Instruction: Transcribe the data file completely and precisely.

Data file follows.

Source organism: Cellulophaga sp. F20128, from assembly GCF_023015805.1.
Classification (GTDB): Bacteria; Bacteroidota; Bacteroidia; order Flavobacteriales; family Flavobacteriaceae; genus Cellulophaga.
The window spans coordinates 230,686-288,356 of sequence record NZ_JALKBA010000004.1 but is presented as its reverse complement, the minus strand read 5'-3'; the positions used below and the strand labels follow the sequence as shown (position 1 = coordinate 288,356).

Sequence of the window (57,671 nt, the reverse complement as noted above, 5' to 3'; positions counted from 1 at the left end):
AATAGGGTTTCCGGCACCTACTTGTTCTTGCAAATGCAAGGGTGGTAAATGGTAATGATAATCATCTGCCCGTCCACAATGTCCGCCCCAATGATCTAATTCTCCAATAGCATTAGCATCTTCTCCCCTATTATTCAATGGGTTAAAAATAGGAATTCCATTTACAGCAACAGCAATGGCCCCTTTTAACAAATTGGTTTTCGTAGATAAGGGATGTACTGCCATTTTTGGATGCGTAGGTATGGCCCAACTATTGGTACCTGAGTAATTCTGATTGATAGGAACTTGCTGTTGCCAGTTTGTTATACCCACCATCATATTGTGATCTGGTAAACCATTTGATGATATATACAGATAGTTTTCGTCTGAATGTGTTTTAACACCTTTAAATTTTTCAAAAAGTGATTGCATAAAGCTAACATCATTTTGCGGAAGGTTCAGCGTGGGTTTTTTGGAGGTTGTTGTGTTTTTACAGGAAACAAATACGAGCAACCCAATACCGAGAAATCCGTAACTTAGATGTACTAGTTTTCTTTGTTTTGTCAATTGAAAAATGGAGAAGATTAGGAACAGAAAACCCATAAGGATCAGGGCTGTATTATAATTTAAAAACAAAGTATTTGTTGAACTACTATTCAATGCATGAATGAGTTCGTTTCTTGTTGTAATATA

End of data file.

Source organism: Cellulophaga sp. F20128, from assembly GCF_023015805.1.
Classification (GTDB): Bacteria; Bacteroidota; Bacteroidia; order Flavobacteriales; family Flavobacteriaceae; genus Cellulophaga.
The window spans coordinates 230,686-288,356 of sequence record NZ_JALKBA010000004.1 but is presented as its reverse complement, the minus strand read 5'-3'; the positions used below and the strand labels follow the sequence as shown (position 1 = coordinate 288,356).

Sequence of the window (57,671 nt, the reverse complement as noted above, 5' to 3'; positions counted from 1 at the left end):
AATAGGGTTTCCGGCACCTACTTGTTCTTGCAAATGCAAGGGTGGTAAATGGTAATGATAATCATCTGCCCGTCCACAATGTCCGCCCCAATGATCTAATTCTCCAATAGCATTAGCATCTTCTCCCCTATTATTCAATGGGTTAAAAATAGGAATTCCATTTACAGCAACAGCAATGGCCCCTTTTAACAAATTGGTTTTCGTAGATAAGGGATGTACTGCCATTTTTGGATGCGTAGGTATGGCCCAACTATTGGTACCTGAGTAATTCTGATTGATAGGAACTTGCTGTTGCCAGTTTGTTATACCCACCATCATATTGTGATCTGGTAAACCATTTGATGATATATACAGATAGTTTTCGTCTGAATGTGTTTTAACACCTTTAAATTTTTCAAAAAGTGATTGCATAAAGCTAACATCATTTTGCGGAAGGTTCAGCGTGGGTTTTTTGGAGGTTGTTGTGTTTTTACAGGAAACAAATACGAGCAACCCAATACCGAGAAATCCGTAACTTAGATGTACTAGTTTTCTTTGTTTTGTCAATTGAAAAATGGAGAAGATTAGGAACAGAAAACCCATAAGGATCAGGGCTGTATTATAATTTAAAAACAAAGTATTTGTTGAACTACTATTCAATGCATGAATGAGTTCGTTTCTTGTTGTAATATA